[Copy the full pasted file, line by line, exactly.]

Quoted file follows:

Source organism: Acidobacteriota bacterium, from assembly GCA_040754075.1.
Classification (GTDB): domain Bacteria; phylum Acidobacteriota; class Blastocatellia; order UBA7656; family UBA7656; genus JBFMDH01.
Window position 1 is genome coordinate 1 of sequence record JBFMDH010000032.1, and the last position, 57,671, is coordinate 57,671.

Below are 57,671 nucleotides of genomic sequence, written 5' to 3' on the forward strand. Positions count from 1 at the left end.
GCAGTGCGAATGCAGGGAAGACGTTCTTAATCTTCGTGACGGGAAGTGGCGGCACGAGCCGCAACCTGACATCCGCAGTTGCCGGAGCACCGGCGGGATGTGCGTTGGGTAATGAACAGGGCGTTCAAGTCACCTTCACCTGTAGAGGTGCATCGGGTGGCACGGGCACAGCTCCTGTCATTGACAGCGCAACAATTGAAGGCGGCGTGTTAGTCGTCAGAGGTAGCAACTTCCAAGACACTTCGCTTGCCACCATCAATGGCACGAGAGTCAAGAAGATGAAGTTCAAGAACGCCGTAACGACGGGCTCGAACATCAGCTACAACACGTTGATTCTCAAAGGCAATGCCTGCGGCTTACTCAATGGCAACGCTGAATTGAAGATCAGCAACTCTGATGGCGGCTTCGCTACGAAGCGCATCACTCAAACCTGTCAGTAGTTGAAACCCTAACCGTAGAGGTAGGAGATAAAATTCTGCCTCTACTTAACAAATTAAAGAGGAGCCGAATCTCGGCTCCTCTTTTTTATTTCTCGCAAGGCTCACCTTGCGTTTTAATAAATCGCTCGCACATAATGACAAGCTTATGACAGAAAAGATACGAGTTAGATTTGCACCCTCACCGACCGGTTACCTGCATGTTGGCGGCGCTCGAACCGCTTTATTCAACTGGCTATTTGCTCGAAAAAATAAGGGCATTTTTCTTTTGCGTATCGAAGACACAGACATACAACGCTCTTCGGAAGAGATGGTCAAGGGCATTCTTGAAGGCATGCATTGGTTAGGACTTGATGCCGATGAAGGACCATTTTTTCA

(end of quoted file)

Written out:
Source organism: Acidobacteriota bacterium, from assembly GCA_040754075.1.
Classification (GTDB): domain Bacteria; phylum Acidobacteriota; class Blastocatellia; order UBA7656; family UBA7656; genus JBFMDH01.
Window position 1 is genome coordinate 1 of sequence record JBFMDH010000032.1, and the last position, 57,671, is coordinate 57,671.

Below are 57,671 nucleotides of genomic sequence, written 5' to 3' on the forward strand. Positions count from 1 at the left end.
GCAGTGCGAATGCAGGGAAGACGTTCTTAATCTTCGTGACGGGAAGTGGCGGCACGAGCCGCAACCTGACATCCGCAGTTGCCGGAGCACCGGCGGGATGTGCGTTGGGTAATGAACAGGGCGTTCAAGTCACCTTCACCTGTAGAGGTGCATCGGGTGGCACGGGCACAGCTCCTGTCATTGACAGCGCAACAATTGAAGGCGGCGTGTTAGTCGTCAGAGGTAGCAACTTCCAAGACACTTCGCTTGCCACCATCAATGGCACGAGAGTCAAGAAGATGAAGTTCAAGAACGCCGTAACGACGGGCTCGAACATCAGCTACAACACGTTGATTCTCAAAGGCAATGCCTGCGGCTTACTCAATGGCAACGCTGAATTGAAGATCAGCAACTCTGATGGCGGCTTCGCTACGAAGCGCATCACTCAAACCTGTCAGTAGTTGAAACCCTAACCGTAGAGGTAGGAGATAAAATTCTGCCTCTACTTAACAAATTAAAGAGGAGCCGAATCTCGGCTCCTCTTTTTTATTTCTCGCAAGGCTCACCTTGCGTTTTAATAAATCGCTCGCACATAATGACAAGCTTATGACAGAAAAGATACGAGTTAGATTTGCACCCTCACCGACCGGTTACCTGCATGTTGGCGGCGCTCGAACCGCTTTATTCAACTGGCTATTTGCTCGAAAAAATAAGGGCATTTTTCTTTTGCGTATCGAAGACACAGACATACAACGCTCTTCGGAAGAGATGGTCAAGGGCATTCTTGAAGGCATGCATTGGTTAGGACTTGATGCCGATGAAGGACCATTTTTTCA